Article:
Serving “a double calling” as a priest and Navy chaplain

“I will always support non-violent forms of protest,” says Bishop Joseph L. Coffey, one of four auxiliary bishops of the Roman Catholic Archdiocese for the Military Services, “I don’t support tearing down statues or vandalizing or destroying private or public property.”

Left: Bishop Joseph L. Coffey; right: Army soldiers and military family members speak with Father Lukasz J. Willenberg following a March 7 Mass at one of the Catholic chapels at Fort Bragg in Fayetteville, N.C. in this June 2016 photo. (CNS photo/Chaz Muth)

Bishop Joseph L. Coffey, 60, is one of four auxiliary bishops of the Roman Catholic Archdiocese for the Military Services, USA. He was ordained a priest for the Archdiocese of Philadelphia in 1996, and a bishop in 2019.

He was born in Minnesota and grew up in Philadelphia. He is the fifth of nine children; his father was a physician and served in the U.S. Navy. Both his parents were devout Catholics and daily communicants; he has 46 nieces and nephews and 12 great nieces and nephews.

After graduating from La Salle University in 1982, he taught grade school, worked as a ski instructor in Switzerland and sold cars in Germany and Belgium before entering Philadelphia’s St. Charles Borromeo Seminary at age 30.

In 2001, he was given permission by Philadelphia’s Cardinal Anthony Bevilacqua for full-time active duty as a Navy chaplain, and has since served in assignments throughout the U.S. and all over the world. He retired from the Navy in May. As an auxiliary bishop, he serves as episcopal vicar for Veteran’s Affairs. He spoke with CWR on July 8th about his life and vocation, as well as some recent events.

CWR: Why did you want to join the Navy?

Bishop Coffey: I met a recruiter while I was at St. Charles Borromeo Seminary who told me that each of the military branches had programs in which I would be able to receive a direct commission as a chaplain candidate. I spoke to Cardinal Bevilacqua, and he gave me permission to apply for the program as a seminarian. He told me, however, that he wouldn’t give permission for me to go on active duty until I had been ordained for five years.

So, in 1992 I entered the U.S. Navy Chaplain Candidate Program with the rank of ensign. I was in the reserve for the next nine years. I was ordained a priest in 1996, and served at St. Katherine of Siena Parish in northern Philadelphia. After five years, I asked the Cardinal if I could go on active duty, and he said yes.

I think there are many priests who would love to serve in the military as I have, but their bishops can not spare them because there is a priest shortage in many areas. I’ve been blessed to have serve 19 years in the Navy, and enjoyed it. In my position I was able to minister to members of the Navy, Marines and Coast Guard. On May 31, I retired.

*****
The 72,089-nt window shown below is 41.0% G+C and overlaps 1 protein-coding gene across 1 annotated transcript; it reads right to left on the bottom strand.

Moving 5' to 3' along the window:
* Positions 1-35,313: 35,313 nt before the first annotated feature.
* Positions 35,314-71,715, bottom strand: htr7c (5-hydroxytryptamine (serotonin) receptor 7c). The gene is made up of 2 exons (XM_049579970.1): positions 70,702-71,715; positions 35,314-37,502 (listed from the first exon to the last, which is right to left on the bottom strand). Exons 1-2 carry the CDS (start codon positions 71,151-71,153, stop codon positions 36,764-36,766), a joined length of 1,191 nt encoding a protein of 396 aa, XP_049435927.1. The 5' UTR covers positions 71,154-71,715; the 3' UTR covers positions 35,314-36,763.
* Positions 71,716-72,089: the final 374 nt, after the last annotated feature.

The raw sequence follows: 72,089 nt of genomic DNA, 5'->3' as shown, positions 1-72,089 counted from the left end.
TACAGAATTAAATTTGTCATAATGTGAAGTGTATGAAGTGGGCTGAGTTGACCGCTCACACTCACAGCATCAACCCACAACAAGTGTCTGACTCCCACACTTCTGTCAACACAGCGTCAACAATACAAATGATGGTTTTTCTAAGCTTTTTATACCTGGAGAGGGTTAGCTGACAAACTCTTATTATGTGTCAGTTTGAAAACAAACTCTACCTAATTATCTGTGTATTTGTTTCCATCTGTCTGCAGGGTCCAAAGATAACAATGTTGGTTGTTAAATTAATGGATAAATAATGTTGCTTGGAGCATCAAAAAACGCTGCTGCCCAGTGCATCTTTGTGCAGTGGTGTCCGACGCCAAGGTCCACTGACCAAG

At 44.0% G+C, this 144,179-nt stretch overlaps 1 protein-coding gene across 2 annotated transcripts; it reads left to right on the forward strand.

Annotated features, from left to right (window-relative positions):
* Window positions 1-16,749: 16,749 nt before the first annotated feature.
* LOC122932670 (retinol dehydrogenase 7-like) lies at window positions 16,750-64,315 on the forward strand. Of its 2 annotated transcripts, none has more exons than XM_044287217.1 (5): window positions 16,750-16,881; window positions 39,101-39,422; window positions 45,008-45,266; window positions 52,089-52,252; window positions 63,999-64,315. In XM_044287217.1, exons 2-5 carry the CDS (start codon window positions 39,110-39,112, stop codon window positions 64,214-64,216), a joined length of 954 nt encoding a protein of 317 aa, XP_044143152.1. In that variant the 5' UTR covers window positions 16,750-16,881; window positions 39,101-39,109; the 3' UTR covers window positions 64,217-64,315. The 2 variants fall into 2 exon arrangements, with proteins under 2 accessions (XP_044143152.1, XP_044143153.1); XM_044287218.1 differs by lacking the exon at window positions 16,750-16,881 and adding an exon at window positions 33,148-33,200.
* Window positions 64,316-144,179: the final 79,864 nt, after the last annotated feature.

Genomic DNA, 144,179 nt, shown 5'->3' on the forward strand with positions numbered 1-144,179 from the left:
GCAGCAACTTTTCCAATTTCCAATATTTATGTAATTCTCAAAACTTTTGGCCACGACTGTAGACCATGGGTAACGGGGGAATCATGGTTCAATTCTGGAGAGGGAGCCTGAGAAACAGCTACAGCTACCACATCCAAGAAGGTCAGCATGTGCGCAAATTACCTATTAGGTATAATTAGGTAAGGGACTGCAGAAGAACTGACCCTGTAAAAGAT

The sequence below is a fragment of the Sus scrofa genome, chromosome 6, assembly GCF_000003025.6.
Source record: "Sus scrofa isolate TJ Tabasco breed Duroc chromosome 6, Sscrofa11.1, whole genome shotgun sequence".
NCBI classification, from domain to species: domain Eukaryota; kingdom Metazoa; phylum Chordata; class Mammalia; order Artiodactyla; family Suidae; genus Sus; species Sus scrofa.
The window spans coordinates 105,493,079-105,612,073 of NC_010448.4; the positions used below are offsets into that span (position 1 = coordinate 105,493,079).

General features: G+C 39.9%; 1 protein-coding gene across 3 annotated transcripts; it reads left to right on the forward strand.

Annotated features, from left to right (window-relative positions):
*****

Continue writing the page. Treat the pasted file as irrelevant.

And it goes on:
CWR: What were some of your more interesting assignments?

Bishop Coffey: I started out with the Marines as part of the Combat Assault Battalion on Okinawa. I was also command chaplain onboard the USS George Washington, a super carrier with 5,000 sailors. I was able to say Mass onboard while we sailed in the Persian Gulf; I was also flown by helicopter to say Mass on a smaller ship.

I also served at Camp Pendleton in California, which included a seven-month deployment to Camp Leatherneck in Afghanistan, a New Jersey boot camp and I was a Navy recruiter for three years working out of St. Louis. I was in Japan for two years serving on the USS Ronald Reagan, deployed to the South China Sea serving off the coast of North and South Korea. Once I had the chance to celebrate Mass atop Mount Suribachi on Iwo Jima.

I’ve been very blessed to say Mass and hear confessions, and engage in counseling with our sailors and Marines, helping them with their troubles. It is now my pleasure to be vicar for veteran’s affairs for the military archdiocese.

CWR: Your career in the military was a positive one?

Bishop Coffey: I feel blessed and grateful to serve in a double calling as a priest and Navy chaplain. Not everyone is called to my life, but according to my way of thinking, had I not been there, these sailors and Marines would not have been able to receive the sacraments that we Catholics believe are so important. That is why I encourage our priests and seminarians with an interest to consider a life as a military chaplain. Some will find they really enjoy it.

CWR: Is there a great demand for military chaplains?

Bishop Coffey: Yes, a tremendous demand and a great shortage. Our archbishop, Timothy Broglio, always tells our fellow bishops about this need all the time, and that he’d be grateful if they can release some of their priests to us for three to 20 years. When I joined the Navy Chaplain program in 1992, there were more than 200 priests in the Navy chaplain corps. Now we’re down to fewer than 50. They have a similar need in other branches of the service. I would encourage our bishops to be generous in allowing their priests to participate in the program.